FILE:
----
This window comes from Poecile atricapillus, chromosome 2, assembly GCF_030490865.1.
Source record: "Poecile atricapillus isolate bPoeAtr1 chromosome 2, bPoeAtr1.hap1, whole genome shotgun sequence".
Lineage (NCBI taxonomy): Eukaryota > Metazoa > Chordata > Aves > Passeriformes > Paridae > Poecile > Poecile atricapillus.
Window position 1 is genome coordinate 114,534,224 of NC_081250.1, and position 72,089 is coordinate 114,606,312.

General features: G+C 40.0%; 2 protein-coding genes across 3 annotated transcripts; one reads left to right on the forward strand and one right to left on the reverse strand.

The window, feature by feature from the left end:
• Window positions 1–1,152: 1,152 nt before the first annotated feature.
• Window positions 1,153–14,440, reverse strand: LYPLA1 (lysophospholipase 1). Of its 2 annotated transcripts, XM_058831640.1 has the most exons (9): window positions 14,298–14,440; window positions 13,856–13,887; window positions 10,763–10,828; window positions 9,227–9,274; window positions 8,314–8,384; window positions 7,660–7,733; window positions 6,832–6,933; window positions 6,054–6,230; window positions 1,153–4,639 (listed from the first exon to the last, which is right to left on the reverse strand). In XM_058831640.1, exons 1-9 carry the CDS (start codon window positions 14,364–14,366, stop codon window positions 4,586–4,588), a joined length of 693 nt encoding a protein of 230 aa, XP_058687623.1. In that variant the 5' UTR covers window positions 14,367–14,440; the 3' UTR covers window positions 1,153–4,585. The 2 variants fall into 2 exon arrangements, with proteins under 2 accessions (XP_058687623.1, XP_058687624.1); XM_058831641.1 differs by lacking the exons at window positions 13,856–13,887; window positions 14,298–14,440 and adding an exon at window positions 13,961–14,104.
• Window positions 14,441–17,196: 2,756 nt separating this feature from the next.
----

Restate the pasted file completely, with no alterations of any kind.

This window comes from Poecile atricapillus, chromosome 2, assembly GCF_030490865.1.
Source record: "Poecile atricapillus isolate bPoeAtr1 chromosome 2, bPoeAtr1.hap1, whole genome shotgun sequence".
Lineage (NCBI taxonomy): Eukaryota > Metazoa > Chordata > Aves > Passeriformes > Paridae > Poecile > Poecile atricapillus.
Window position 1 is genome coordinate 114,534,224 of NC_081250.1, and position 72,089 is coordinate 114,606,312.

General features: G+C 40.0%; 2 protein-coding genes across 3 annotated transcripts; one reads left to right on the forward strand and one right to left on the reverse strand.

The window, feature by feature from the left end:
• Window positions 1–1,152: 1,152 nt before the first annotated feature.
• Window positions 1,153–14,440, reverse strand: LYPLA1 (lysophospholipase 1). Of its 2 annotated transcripts, XM_058831640.1 has the most exons (9): window positions 14,298–14,440; window positions 13,856–13,887; window positions 10,763–10,828; window positions 9,227–9,274; window positions 8,314–8,384; window positions 7,660–7,733; window positions 6,832–6,933; window positions 6,054–6,230; window positions 1,153–4,639 (listed from the first exon to the last, which is right to left on the reverse strand). In XM_058831640.1, exons 1-9 carry the CDS (start codon window positions 14,364–14,366, stop codon window positions 4,586–4,588), a joined length of 693 nt encoding a protein of 230 aa, XP_058687623.1. In that variant the 5' UTR covers window positions 14,367–14,440; the 3' UTR covers window positions 1,153–4,585. The 2 variants fall into 2 exon arrangements, with proteins under 2 accessions (XP_058687623.1, XP_058687624.1); XM_058831641.1 differs by lacking the exons at window positions 13,856–13,887; window positions 14,298–14,440 and adding an exon at window positions 13,961–14,104.
• Window positions 14,441–17,196: 2,756 nt separating this feature from the next.